blues romps to
his music, lyric
throughout Ain
Both Walle
associated wit
are distinct ar'
symbolize a ce
New York jazz
came from else
heard in New
simple, howeve
a jazz mecca.
that New York
Russell Proco
and humor in ti
no scene can b
accommodate
want a piece of
ficient artistic'
the performer.
With New
musicians mus
velocity of the
that has eaten
alive. One ma
per-and-pipe r
facing the inte
Charlie Parker
pipe.
So there is sc
ambiguous bor'
ts of the city, a
the least of
nivorousness.
ceness which
music.

A. Great of monstrous beast
B. Tentative procedure; trial
C. Engaged in contemplation;
meditative
0. TV canine star (3 words)
E. Common European finch
F. Unyokes; lets go
0. Musical interval embracing an
ctove and a second
H. "Asye_-ye rep."(3words)
1. Summons; calls forth
J. Applied science
K. Brutish; ruffian-like
1. Type of college (2 words)
M. Inability or failure to
accomplish '

26 80 14 99 110 134 152 180
9 51 167 62 74 83 106 109 119 126
5 66 122 39 145 203 195 179
37 21 57 61 70 125 135 158 178
53 56 68 77 87 89 108 118 140 148 168 164
25 40 16 64 79 112 136 165 174
3 194 200 133 153
24 6 11 67 105 121 127 144 49 172
17 84 130 183 44 27
8 76 45 90 100 115 132 144 156 69
13 93 147 117 196 199 86 207
18 171 71 10 41 116 177 209 190
12 22 50 34 103 111 159 170 210 182 176 59

N. Educate; upbringing; food
0. Oosis (2 words)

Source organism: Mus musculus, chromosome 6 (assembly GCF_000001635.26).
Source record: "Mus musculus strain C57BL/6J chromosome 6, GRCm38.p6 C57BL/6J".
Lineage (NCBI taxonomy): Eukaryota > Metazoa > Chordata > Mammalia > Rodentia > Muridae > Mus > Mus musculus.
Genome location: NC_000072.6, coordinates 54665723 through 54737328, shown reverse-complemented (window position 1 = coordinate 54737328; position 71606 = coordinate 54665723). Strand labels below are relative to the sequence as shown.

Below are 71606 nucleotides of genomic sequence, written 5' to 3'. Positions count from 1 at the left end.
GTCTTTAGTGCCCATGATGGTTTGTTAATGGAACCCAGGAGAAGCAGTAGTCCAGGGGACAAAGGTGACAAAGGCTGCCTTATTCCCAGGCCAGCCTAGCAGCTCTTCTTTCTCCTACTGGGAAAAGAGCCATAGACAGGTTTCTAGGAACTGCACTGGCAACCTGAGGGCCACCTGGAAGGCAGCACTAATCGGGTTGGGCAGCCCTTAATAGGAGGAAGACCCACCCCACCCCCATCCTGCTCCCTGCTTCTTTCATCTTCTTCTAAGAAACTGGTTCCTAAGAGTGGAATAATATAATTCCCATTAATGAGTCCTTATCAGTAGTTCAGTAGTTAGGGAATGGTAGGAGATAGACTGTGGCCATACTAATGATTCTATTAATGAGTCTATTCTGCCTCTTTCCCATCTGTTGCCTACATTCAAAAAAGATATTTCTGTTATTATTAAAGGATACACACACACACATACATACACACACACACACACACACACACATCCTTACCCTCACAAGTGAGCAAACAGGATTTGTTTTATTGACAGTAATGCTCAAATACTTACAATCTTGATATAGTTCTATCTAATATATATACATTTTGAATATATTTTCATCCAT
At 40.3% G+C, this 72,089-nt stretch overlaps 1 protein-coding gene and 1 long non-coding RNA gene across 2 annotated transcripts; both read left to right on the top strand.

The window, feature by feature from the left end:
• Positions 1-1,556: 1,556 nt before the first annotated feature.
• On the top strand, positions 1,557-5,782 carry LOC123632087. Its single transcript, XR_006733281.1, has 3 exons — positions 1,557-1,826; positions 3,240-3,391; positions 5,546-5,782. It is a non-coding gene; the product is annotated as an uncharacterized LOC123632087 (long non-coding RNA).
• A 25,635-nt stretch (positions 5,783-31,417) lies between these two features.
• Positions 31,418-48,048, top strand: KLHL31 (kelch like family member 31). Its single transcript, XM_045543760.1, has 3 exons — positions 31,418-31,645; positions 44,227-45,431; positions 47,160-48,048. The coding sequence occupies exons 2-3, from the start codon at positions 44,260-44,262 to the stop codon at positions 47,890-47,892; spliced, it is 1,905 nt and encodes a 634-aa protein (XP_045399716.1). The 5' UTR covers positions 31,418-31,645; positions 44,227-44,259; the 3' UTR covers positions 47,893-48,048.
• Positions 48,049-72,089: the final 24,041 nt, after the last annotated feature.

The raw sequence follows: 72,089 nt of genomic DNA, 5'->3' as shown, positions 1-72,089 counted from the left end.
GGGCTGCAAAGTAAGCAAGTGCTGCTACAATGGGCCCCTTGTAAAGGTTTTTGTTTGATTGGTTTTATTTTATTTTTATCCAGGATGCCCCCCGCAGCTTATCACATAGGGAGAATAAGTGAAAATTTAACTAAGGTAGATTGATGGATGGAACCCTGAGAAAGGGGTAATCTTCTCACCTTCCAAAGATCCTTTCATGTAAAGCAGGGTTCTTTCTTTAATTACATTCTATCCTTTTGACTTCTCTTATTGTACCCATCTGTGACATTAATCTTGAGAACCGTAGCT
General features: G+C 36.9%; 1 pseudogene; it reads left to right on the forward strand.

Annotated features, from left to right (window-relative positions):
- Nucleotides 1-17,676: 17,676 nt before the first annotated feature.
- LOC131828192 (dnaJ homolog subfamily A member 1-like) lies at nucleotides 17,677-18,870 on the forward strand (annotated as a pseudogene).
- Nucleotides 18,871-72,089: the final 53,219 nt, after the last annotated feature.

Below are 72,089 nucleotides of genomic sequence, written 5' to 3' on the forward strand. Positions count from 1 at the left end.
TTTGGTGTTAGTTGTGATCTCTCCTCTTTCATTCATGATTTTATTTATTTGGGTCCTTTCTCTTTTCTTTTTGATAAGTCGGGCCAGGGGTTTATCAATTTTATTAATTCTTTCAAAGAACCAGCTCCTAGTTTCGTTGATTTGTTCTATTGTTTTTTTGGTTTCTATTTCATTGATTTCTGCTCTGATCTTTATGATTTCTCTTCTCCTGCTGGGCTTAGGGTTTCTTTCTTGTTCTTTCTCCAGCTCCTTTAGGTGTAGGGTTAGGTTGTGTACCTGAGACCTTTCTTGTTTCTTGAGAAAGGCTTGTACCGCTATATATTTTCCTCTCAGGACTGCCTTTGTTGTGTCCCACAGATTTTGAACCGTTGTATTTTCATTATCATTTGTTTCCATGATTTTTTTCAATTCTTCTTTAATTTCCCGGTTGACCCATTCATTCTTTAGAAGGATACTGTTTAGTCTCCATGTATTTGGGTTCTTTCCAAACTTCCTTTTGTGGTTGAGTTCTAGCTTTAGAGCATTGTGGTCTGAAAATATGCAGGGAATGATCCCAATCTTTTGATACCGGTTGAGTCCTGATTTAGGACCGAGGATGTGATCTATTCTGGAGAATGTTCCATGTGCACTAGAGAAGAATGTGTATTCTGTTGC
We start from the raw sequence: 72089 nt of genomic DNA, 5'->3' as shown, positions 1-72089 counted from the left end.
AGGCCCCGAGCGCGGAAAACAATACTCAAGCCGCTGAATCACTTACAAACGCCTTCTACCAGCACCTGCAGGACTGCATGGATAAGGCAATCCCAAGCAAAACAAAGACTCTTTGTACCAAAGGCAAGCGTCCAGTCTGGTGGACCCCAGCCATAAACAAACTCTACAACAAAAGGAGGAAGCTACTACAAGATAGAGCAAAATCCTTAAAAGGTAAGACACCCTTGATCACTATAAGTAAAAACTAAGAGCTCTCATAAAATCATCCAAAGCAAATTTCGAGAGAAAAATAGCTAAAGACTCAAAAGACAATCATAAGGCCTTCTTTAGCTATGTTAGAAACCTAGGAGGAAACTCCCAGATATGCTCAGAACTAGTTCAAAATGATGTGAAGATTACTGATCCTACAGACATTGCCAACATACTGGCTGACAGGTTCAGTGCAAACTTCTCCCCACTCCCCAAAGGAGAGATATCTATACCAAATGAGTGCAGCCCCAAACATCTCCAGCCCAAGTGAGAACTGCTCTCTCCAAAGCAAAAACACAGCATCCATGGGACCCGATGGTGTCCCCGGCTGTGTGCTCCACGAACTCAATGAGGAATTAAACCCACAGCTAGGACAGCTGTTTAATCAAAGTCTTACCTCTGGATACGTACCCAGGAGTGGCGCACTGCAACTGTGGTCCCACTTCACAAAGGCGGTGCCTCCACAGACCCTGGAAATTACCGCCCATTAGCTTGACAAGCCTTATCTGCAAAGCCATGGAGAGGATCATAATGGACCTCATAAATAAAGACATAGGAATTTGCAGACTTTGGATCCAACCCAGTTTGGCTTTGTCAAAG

P. Restrict too much
Q. Middleman between the form and
the city (2 words)
R. Deponent
S. Determined automatically
T. Unfolding; growth
U. Queer; drunkard
V. Form poison
W. Checks; dampens
X. Swear to; manifest

7 160 63 175 191 150 128
23 155 75 96 85 142 151 48 188 19
2 20 97 113 186 181 204 197 201
4 33 46 81 98 104 114 143 154 1
29 35 189 91 205 185 72
38 54 31 43 78 88 94 102 107 1
32 55 65 82 139 162 173 202 193
192 163 47 58 187
19 30 60 73 92 95 124 206 131 1
1 138 208 52 161 146
36 15 28 137 123 42

AIN'T *
MISBmEHiAVPIN9

saxophone section. The quintet also in-
cluded bassist Peck Morrison, who
played with the Duke during the fifties
and sixties. No matter how many times
these men play Ellington compositions

E AST OF the West End and just off
of Broadway, in quite a different
way, jazz is being presented. to coun-
tless many who have never heard of a
musician like Procope, and who would

20 169
01 149

Answer to Previous Puzzle:
"In the experience of initia-
tion through which shaman
passes, the mythic images
woven into a society's fabric
suddenly become not only
apparent but often enacted
and made boldly visible and
relevant for all. "
(Joan) Halifax,
Shamanic Voices

'Waler and Procope symbolize a certain element common
to New York jazz musicians-their music came from else-
where, but can only be heard in New York.'

(for instance, they used "Jeep's Biues'".
three times as a set closer), it seems
impossible that they could ever fail to
sound relaxedly fresh. The Ellingtonia
flowed freely ("Warm Valley," "Take
The A Train," "In A Mellow Tone,"
"Yesterdays"), and although tenor
saxophonist George Kelley sounded a
bit out of place with his hotter, cutting-
session approach, it never failed to
click.
. Erocpe'S ind contains:numerOs.

never set foot in a place like the West
End. And yet for all its mass appeal, it
too is exclusively of New York.
As it says in the Playbill for the
award-winning musical Ain't
Misbehavin' Fats Waller was a man
who "never slowed down through all
the years of one-night stands, big-time
radio, triumphant concert tours of
Europe and Hollywood films." Waller,
born in 1904, refined and advanced the
stride style of pino. playing - a two-

09

R. J. Smith is co-editor of the"